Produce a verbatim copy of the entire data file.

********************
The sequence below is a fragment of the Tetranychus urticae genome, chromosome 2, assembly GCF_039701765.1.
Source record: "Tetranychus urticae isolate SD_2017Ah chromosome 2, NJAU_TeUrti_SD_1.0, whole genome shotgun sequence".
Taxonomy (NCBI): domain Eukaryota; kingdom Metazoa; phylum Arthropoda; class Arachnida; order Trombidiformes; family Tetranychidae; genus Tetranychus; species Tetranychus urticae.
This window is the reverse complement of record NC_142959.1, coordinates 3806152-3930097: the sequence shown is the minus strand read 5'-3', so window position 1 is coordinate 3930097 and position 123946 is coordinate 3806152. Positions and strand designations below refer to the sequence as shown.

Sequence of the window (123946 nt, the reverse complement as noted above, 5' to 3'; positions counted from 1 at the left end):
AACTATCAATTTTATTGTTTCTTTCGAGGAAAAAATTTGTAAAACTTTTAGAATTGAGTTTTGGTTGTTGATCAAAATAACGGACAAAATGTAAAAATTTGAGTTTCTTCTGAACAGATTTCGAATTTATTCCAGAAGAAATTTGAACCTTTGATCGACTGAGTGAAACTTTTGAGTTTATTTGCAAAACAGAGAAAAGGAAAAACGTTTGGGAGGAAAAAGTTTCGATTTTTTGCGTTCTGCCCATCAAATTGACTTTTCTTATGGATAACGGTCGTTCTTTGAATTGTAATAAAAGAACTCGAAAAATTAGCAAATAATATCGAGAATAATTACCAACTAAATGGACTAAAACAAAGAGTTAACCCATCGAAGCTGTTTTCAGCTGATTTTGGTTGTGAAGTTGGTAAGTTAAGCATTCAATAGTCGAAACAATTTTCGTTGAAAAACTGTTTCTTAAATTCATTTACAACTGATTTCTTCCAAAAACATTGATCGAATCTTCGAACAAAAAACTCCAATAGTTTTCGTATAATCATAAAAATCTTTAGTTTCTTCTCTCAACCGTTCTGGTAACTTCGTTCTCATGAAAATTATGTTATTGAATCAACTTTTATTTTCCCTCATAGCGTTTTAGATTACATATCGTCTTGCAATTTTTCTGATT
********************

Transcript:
The sequence below is a fragment of the Tetranychus urticae genome, chromosome 2, assembly GCF_039701765.1.
Source record: "Tetranychus urticae isolate SD_2017Ah chromosome 2, NJAU_TeUrti_SD_1.0, whole genome shotgun sequence".
Taxonomy (NCBI): domain Eukaryota; kingdom Metazoa; phylum Arthropoda; class Arachnida; order Trombidiformes; family Tetranychidae; genus Tetranychus; species Tetranychus urticae.
This window is the reverse complement of record NC_142959.1, coordinates 3806152-3930097: the sequence shown is the minus strand read 5'-3', so window position 1 is coordinate 3930097 and position 123946 is coordinate 3806152. Positions and strand designations below refer to the sequence as shown.

Sequence of the window (123946 nt, the reverse complement as noted above, 5' to 3'; positions counted from 1 at the left end):
AACTATCAATTTTATTGTTTCTTTCGAGGAAAAAATTTGTAAAACTTTTAGAATTGAGTTTTGGTTGTTGATCAAAATAACGGACAAAATGTAAAAATTTGAGTTTCTTCTGAACAGATTTCGAATTTATTCCAGAAGAAATTTGAACCTTTGATCGACTGAGTGAAACTTTTGAGTTTATTTGCAAAACAGAGAAAAGGAAAAACGTTTGGGAGGAAAAAGTTTCGATTTTTTGCGTTCTGCCCATCAAATTGACTTTTCTTATGGATAACGGTCGTTCTTTGAATTGTAATAAAAGAACTCGAAAAATTAGCAAATAATATCGAGAATAATTACCAACTAAATGGACTAAAACAAAGAGTTAACCCATCGAAGCTGTTTTCAGCTGATTTTGGTTGTGAAGTTGGTAAGTTAAGCATTCAATAGTCGAAACAATTTTCGTTGAAAAACTGTTTCTTAAATTCATTTACAACTGATTTCTTCCAAAAACATTGATCGAATCTTCGAACAAAAAACTCCAATAGTTTTCGTATAATCATAAAAATCTTTAGTTTCTTCTCTCAACCGTTCTGGTAACTTCGTTCTCATGAAAATTATGTTATTGAATCAACTTTTATTTTCCCTCATAGCGTTTTAGATTACATATCGTCTTGCAATTTTTCTGATT